Buckwheat cake is one of the most delicious and characteristic desserts of Trentino Alto Adige, a region in Northern Italy, where it’s called “Schwarzplententorte”.
It’s a simple and rustic cake with a special texture and unique taste.
Traditionally, this cake is filled with currant or cranberry jam. The tart flavor of the red berry jam blends perfectly with the strong flavor of the buckwheat.
Authentic Italian Buckwheat Cake is naturally gluten-free, using only buckwheat flour and chopped hazelnuts.
This delicious cake smells of butter and is firm but not dry thanks to the presence of grated apples in the dough.
Buckwheat cake is perfect for breakfast, but also for a tasty and hearty snack.
It’s also very beautiful and colorful, so you can serve it as a dessert after an important meal or at Christmas time.
In Trentino Alto Adige they serve it with whipped cream and cinnamon-scented tea. But it’s also delicious with a scoop of Italian gelato.
A traditional Italian cake, fluffy, delicious and gluten-free. A unique and inimitable treat! So let’s see how to make the authentic Italian buckwheat cake recipe!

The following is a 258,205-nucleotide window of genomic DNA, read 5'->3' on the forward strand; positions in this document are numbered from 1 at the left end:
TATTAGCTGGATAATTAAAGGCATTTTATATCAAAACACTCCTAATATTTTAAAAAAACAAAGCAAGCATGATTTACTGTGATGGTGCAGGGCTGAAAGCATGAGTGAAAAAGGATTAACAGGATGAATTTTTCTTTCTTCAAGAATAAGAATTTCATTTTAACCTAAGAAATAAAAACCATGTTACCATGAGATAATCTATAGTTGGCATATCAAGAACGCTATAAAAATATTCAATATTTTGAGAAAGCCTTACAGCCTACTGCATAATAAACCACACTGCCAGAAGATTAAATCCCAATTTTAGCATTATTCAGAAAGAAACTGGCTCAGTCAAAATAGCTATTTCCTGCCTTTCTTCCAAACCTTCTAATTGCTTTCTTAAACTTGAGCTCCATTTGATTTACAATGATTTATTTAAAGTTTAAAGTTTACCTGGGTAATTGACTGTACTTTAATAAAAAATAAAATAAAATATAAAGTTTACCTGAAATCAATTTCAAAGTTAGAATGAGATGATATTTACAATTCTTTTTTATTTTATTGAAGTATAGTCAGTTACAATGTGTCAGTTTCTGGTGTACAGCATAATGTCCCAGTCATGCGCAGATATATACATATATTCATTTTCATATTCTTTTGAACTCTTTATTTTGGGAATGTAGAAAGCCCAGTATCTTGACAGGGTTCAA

- Chocolate Pear Cake
- Easy Fresh Strawberry Cake
- Italian Apple Cake
- Lemon Almond Cake| Dolce di Amalfi
- Traditional Italian Crostata Recipe
Authentic Italian Buckwheat Cake Recipe
- Prep Time: 15 Min
- Cook Time: 45 Min
- Servings: 6
Doses for a 20 cm (8 inch) non-stick Springform Pan with Removable Bottom
- 150 g (1 1/4 cups) of buckwheat flour
- 150 g (3/4 cup) of granulated sugar
- 150 g (1 1/2 cups) of chopped hazelnuts
- 150 g (2/3 cup) of unsalted butter, at room temperature
- 3 medium whole eggs
- 1 apple
- 1 organic lemon
- 8 g (1 2/3 teaspoons) of baking powder
- 1/6 teaspoon of fine salt
- 250 g (1 cup) cranberry jam (or raspberries, blueberries or currants)
- icing sugar for decoration
Kitchen Tools and Equipment
If you don’t already have one, invest in a very useful electric hand blender to mix the ingredients well, adding them gradually without stopping. We recommend the Digital Hand Mixer from KitcheAid.
A 8-inch (20 cm) Non-stick Springform Pan with Removable Bottom can be very useful for easier removal of the cake after baking.
Next, get some kitchen twine to make it easier to cut the cake into two slices.
Finally, we recommend a cake dome to preserve the fragrance and softness of the buckwheat cake even for 3-4 days.
How to Make Buckwheat Cake Recipe
Step 1) – First, separate the egg yolks from the egg whites. Add 50 g (1/4 cup) of sugar to the egg whites.
Step 2) – Whisk the egg whites until stiff and set aside.
Step 3) – In another bowl, using an electric mixer, beat the softened butter with the remaining sugar (100 g – 1/2 cup) and the salt until fluffy.